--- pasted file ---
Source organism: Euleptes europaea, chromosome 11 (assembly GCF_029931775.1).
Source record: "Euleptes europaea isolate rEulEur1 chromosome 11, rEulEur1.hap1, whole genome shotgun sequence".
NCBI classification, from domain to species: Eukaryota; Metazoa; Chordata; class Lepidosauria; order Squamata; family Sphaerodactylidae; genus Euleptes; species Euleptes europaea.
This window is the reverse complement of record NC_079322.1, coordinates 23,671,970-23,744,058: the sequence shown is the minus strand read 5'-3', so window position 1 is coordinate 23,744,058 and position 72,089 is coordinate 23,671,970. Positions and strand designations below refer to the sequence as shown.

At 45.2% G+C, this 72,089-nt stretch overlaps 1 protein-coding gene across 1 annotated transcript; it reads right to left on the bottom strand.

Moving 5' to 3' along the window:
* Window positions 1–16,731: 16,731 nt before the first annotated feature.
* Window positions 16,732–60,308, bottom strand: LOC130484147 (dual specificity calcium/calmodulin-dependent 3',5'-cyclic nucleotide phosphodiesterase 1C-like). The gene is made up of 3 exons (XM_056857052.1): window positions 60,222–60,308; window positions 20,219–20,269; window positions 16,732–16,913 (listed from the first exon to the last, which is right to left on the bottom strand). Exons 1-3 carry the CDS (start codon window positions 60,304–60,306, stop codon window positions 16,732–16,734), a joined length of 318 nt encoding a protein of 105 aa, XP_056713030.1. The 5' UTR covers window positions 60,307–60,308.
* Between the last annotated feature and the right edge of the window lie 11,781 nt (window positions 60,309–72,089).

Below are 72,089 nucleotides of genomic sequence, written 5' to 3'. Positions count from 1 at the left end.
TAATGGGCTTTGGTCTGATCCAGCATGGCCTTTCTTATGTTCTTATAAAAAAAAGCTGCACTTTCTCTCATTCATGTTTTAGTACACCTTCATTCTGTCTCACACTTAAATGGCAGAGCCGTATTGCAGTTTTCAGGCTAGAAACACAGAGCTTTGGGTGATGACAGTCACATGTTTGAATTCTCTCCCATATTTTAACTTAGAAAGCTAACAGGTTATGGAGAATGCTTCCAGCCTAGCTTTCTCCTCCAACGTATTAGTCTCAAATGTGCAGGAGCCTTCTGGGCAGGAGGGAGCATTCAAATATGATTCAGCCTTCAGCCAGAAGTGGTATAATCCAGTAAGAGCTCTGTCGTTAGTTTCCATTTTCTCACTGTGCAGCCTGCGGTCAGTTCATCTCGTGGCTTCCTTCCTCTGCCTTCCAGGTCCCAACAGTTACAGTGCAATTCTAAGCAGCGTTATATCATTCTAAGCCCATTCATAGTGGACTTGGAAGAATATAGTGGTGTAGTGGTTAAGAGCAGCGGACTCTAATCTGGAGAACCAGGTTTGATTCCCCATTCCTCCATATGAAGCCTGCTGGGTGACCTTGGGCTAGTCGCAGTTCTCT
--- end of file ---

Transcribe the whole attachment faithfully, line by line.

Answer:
Source organism: Euleptes europaea, chromosome 11 (assembly GCF_029931775.1).
Source record: "Euleptes europaea isolate rEulEur1 chromosome 11, rEulEur1.hap1, whole genome shotgun sequence".
NCBI classification, from domain to species: Eukaryota; Metazoa; Chordata; class Lepidosauria; order Squamata; family Sphaerodactylidae; genus Euleptes; species Euleptes europaea.
This window is the reverse complement of record NC_079322.1, coordinates 23,671,970-23,744,058: the sequence shown is the minus strand read 5'-3', so window position 1 is coordinate 23,744,058 and position 72,089 is coordinate 23,671,970. Positions and strand designations below refer to the sequence as shown.

At 45.2% G+C, this 72,089-nt stretch overlaps 1 protein-coding gene across 1 annotated transcript; it reads right to left on the bottom strand.

Moving 5' to 3' along the window:
* Window positions 1–16,731: 16,731 nt before the first annotated feature.
* Window positions 16,732–60,308, bottom strand: LOC130484147 (dual specificity calcium/calmodulin-dependent 3',5'-cyclic nucleotide phosphodiesterase 1C-like). The gene is made up of 3 exons (XM_056857052.1): window positions 60,222–60,308; window positions 20,219–20,269; window positions 16,732–16,913 (listed from the first exon to the last, which is right to left on the bottom strand). Exons 1-3 carry the CDS (start codon window positions 60,304–60,306, stop codon window positions 16,732–16,734), a joined length of 318 nt encoding a protein of 105 aa, XP_056713030.1. The 5' UTR covers window positions 60,307–60,308.
* Between the last annotated feature and the right edge of the window lie 11,781 nt (window positions 60,309–72,089).

Below are 72,089 nucleotides of genomic sequence, written 5' to 3'. Positions count from 1 at the left end.
TAATGGGCTTTGGTCTGATCCAGCATGGCCTTTCTTATGTTCTTATAAAAAAAAGCTGCACTTTCTCTCATTCATGTTTTAGTACACCTTCATTCTGTCTCACACTTAAATGGCAGAGCCGTATTGCAGTTTTCAGGCTAGAAACACAGAGCTTTGGGTGATGACAGTCACATGTTTGAATTCTCTCCCATATTTTAACTTAGAAAGCTAACAGGTTATGGAGAATGCTTCCAGCCTAGCTTTCTCCTCCAACGTATTAGTCTCAAATGTGCAGGAGCCTTCTGGGCAGGAGGGAGCATTCAAATATGATTCAGCCTTCAGCCAGAAGTGGTATAATCCAGTAAGAGCTCTGTCGTTAGTTTCCATTTTCTCACTGTGCAGCCTGCGGTCAGTTCATCTCGTGGCTTCCTTCCTCTGCCTTCCAGGTCCCAACAGTTACAGTGCAATTCTAAGCAGCGTTATATCATTCTAAGCCCATTCATAGTGGACTTGGAAGAATATAGTGGTGTAGTGGTTAAGAGCAGCGGACTCTAATCTGGAGAACCAGGTTTGATTCCCCATTCCTCCATATGAAGCCTGCTGGGTGACCTTGGGCTAGTCGCAGTTCTCT